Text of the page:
Imagine that when you fly into or out of Australia on a Qantas A380, BNP Paribas may have played a part in making that experience possible, and we’re really pleased to still be supporting this truly iconic company.

What makes you proud to be Head of Territory for Australia and New Zealand?

There are a few things.

First, I consider that BNP Paribas in the region, and Australia particularly, is tied to the history of the Australian economy as it found its place as a major trading partner to Europe. I think that our position of being the bank for a changing world, and the depth of our product offering today, reflects the growing importance of the financial services sector in Australia and our commitment to supporting the local economy.


Secondly, we’re now over 600 people across Sydney, Melbourne, Perth, Wellington and Auckland, and our employees have ensured the success of the Bank in Australia. Teams have consistently worked to overcome economic and financial difficulties and crises by knowing how to bring together risk mitigation and innovation when changes in economic conditions demand it.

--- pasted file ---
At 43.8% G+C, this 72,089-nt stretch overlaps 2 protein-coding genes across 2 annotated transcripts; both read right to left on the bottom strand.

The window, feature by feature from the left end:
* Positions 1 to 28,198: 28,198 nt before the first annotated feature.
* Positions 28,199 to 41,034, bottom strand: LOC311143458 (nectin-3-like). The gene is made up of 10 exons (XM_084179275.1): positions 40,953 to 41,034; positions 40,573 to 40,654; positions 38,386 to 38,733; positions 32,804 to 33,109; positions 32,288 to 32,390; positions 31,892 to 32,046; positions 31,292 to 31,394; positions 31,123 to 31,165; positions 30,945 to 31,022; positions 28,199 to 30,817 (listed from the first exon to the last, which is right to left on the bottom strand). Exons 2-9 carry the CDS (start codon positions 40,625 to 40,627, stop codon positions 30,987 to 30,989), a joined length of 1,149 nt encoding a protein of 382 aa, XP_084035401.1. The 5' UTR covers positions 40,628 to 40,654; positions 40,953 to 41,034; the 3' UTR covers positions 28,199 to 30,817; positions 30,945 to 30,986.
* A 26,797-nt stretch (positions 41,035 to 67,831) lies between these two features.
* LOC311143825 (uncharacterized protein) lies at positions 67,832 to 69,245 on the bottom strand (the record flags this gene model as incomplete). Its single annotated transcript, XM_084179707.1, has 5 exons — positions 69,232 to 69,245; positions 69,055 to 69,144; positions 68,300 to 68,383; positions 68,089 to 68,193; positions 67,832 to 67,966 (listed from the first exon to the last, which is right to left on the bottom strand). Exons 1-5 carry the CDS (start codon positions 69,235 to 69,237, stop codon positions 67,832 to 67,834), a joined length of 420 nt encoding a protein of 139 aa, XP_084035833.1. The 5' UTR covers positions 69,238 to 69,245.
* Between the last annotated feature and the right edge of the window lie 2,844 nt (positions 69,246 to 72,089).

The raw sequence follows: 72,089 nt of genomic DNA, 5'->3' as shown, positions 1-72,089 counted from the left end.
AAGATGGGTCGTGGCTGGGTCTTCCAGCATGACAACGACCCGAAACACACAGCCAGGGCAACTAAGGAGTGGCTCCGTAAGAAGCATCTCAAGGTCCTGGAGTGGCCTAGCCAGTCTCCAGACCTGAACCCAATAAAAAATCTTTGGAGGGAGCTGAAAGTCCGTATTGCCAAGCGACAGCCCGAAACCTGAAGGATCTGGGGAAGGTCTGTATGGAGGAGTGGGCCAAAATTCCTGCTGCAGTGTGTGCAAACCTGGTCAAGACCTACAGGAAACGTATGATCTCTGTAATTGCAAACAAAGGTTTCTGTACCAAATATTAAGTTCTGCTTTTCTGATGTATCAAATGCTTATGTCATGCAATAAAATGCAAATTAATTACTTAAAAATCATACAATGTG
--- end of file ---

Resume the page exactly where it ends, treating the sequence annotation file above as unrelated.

After spending more than a decade in Hong Kong and Singapore, I have been heading the teams across Australia and New Zealand through the unprecedented Covid-19 pandemic and I am amazed by the energy and enthusiasm the teams have responded with. Throughout this time, BNP Paribas has had a strong history in the Asia Pacific – in 1860 opening branches in Shanghai and Culcutta and in 1962 in Bombay, Hong Kong and Saigon, and experiencing the different business and cultural opportunities that come with different cultures is interesting to me.

On a personal note, I’m also really proud of being the first female Head of Territory for Australia and New Zealand. I think that by showcasing female leadership in finance we can create a greater pool of role models for girls and young women and I hope that this continues our journey forward to achieve gender equity in the sector.

What’s next for BNP Paribas in Australia and New Zealand?

We’re focused on three priority areas this year, connecting our clients to our innovative solutions, deepening our connections in the Asia Pacific region and beyond, and sustainable financing.

Our unique position of being the leading European bank paired with our strong local footprint and large international network, means that we can provide our Australian and New Zealand clients with access to the world, and support our global clients to develop locally.